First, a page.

Junk Investors Prefer Short-Term as Long-Term ETFs Fade

Investors in exchange-traded funds that buy junk bonds are shifting into shorter-maturity debt that’s less vulnerable to the Federal Reserve’s withdrawal of stimulus measures.

Money managers have pulled $2.2 billion this year from BlackRock Inc.’s $13.1 billion ETF that buys speculative-grade bonds, the most among more than 300 fixed-income ETFs tracked by Bloomberg. At the same time, investors have been adding cash into Pacific Investment Management Co.’s short-duration ETF that purchases notes maturing in five years or less, with its assets swelling about 34 percent to $4.9 billion, according to data compiled by Bloomberg.

Buyers of the debt are shielding themselves from a drop in prices that may be triggered by the Fed paring its purchases of Treasuries and mortgage-backed securities that helped fuel the junk-bond boom. The high-yield notes, traditionally favored during a period of rising interest rates, are seen more susceptible this time with the premium paid to hold on to them over government debt at a seven-year low.

“The warning sign is flashing with the Fed winding down” its asset buying, William Larkin, a money manager at Salem, Massachusetts-based Cabot Money Management, said in a telephone interview. “This is the time to exit the building, even if it’s a false alarm. We get too used to this low interest-rate environment right before it chops your head off.”

The extra yield investors demand to own speculative-grade securities rather than government bonds dropped to 364 basis points last month, the least since July 2007, Bank of America Merrill Lynch index data show. A basis point is 0.01 percentage point.

Yield Gap

The average yield of 6.9 percent for bonds coming due in more than 10 years compares with 5.1 percent on notes maturing in less than five years, Bloomberg bond index data show. That gap was 2.3 percentage points at the start of the year.

ETFs allow buyers to invest in junk bonds without having to directly buy or sell the debt. The funds sell shares linked to the value of a portfolio of assets. When investors seek to pull money from the ETF, the fund delivers securities to dealers to sell into the market to facilitate the redemptions. When the funds receive deposits, they sell shares to the dealers in return for a basket of assets that seek to track or exceed returns on a designated index.

The share creations in these funds may also reflect short-selling, or borrowing shares and selling them, with the goal of profiting by repurchasing them later at a lower price.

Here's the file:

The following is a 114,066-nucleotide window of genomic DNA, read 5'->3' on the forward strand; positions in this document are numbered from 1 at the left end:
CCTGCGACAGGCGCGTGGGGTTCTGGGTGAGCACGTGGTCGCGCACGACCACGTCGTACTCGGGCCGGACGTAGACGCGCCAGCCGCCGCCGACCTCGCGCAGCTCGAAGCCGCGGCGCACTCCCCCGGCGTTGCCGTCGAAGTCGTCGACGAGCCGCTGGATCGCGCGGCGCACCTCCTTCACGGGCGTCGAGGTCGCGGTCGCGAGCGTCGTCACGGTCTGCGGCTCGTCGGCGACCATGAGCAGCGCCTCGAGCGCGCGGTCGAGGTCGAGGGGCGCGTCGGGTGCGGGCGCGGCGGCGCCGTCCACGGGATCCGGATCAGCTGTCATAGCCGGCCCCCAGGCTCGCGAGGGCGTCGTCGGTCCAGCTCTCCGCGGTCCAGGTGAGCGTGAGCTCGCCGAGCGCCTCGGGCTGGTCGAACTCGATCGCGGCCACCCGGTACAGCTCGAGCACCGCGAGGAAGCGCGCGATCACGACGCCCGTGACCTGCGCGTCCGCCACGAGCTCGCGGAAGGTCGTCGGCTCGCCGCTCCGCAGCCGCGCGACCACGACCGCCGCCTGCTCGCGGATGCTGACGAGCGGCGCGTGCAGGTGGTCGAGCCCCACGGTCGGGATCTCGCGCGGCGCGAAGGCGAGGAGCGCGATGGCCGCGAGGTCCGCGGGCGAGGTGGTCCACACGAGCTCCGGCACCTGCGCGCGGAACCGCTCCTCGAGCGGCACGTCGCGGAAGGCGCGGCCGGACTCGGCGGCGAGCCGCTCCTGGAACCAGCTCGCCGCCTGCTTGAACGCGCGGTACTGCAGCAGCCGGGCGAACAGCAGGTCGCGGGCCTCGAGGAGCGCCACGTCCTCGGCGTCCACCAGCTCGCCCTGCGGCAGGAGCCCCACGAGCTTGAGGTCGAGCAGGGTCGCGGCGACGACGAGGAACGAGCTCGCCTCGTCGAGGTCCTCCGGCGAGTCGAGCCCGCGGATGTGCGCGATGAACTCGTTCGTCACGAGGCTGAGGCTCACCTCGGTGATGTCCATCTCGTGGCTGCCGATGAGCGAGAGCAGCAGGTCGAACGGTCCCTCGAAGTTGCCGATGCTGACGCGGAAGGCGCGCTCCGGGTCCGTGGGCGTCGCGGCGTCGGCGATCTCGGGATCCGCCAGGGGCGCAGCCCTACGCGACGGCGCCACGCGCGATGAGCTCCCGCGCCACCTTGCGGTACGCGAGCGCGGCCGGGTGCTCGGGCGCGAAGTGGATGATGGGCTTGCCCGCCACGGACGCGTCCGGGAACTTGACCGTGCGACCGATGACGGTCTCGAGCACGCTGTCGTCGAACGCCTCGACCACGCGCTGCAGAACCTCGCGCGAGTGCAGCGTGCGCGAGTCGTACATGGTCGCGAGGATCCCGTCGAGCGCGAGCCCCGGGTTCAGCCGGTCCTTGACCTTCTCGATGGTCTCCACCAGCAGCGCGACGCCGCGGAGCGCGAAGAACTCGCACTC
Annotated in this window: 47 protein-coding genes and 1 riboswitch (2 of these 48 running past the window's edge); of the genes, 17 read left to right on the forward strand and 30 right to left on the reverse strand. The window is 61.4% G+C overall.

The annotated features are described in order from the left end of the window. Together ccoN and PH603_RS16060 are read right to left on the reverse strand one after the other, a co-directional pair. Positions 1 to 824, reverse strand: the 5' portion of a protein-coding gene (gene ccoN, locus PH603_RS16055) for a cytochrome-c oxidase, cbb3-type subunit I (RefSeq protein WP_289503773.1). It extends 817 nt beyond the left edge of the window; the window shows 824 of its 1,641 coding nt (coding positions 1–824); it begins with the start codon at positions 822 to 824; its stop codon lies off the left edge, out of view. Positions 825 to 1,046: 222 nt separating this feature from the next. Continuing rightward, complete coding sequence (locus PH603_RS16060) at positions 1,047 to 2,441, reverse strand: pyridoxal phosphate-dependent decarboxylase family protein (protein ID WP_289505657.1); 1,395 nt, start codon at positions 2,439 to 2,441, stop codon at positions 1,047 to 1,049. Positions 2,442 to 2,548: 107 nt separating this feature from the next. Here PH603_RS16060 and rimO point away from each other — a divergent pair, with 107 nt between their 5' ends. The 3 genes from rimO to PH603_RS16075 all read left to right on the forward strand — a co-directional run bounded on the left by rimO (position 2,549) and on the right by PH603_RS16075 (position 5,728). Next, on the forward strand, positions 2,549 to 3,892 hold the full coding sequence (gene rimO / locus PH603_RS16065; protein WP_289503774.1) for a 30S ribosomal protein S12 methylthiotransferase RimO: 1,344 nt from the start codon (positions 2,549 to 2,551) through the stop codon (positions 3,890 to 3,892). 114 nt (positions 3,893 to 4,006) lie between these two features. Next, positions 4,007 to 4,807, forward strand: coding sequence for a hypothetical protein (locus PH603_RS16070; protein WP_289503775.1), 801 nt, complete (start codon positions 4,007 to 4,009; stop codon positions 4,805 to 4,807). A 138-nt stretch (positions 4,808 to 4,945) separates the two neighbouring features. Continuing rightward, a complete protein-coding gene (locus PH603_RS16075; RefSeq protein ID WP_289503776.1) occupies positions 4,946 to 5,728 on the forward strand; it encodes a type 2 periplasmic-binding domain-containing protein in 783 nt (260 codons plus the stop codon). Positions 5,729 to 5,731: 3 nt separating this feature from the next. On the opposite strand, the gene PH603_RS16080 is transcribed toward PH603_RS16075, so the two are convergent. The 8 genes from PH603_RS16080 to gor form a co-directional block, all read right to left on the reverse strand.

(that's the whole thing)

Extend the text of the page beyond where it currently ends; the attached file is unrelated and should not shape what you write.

Risky Trade

The migration toward short-term notes, which started earlier this year, has been tempered with Fed Chair Janet Yellen playing down rate-rise projections. Investors in long-term bonds, emboldened by those comments, have reaped returns of 9.1 percent this year, more than four times the 2 percent gains on the shorter-maturity debt.

“People who might be in the longer term stuff might be correct right now but it’s a high-risk trade,” Larkin said. “This market isn’t too liquid when there’s any pop.”

The compression in spreads, or the reduction in premium for purchasing long-duration debt, is a reason why investors may choose to swap into the short-term bonds, according to Larkin.

The Federal Open Market Committee on April 30 reduced the Fed’s monthly bond purchases to $45 billion, its fourth-straight $10 billion cut, putting the central bank on course to end this stimulus measure by the end of the year. The Fed plans to keep interest rates, which have been anchored near zero, at the same level for a “considerable time” even after the bond purchases end, the FOMC said in a statement.

Yields on Treasuries, or government benchmark debt to which most corporate bonds are pegged, have pared the increase that started a year ago. The 10-year U.S. government bonds yield 2.6 percent, compared with 3 percent at the beginning of 2014.

“Treasury yields are low and the consensus expectation is that they will rise at some point,” Citigroup Inc. strategists led by Stephen Antczak wrote in a May 1 report. “The problem is that mutual fund holdings of corporate bonds are higher now than they have ever been. And if outflows occur in response, they could overwhelm dealer balance sheets.”

To contact the reporter on this story: Sridhar Natarajan in New York at snatarajan15@bloomberg.net

To contact the editors responsible for this story: Shannon D. Harrington at sharrington6@bloomberg.net Chapin Wright

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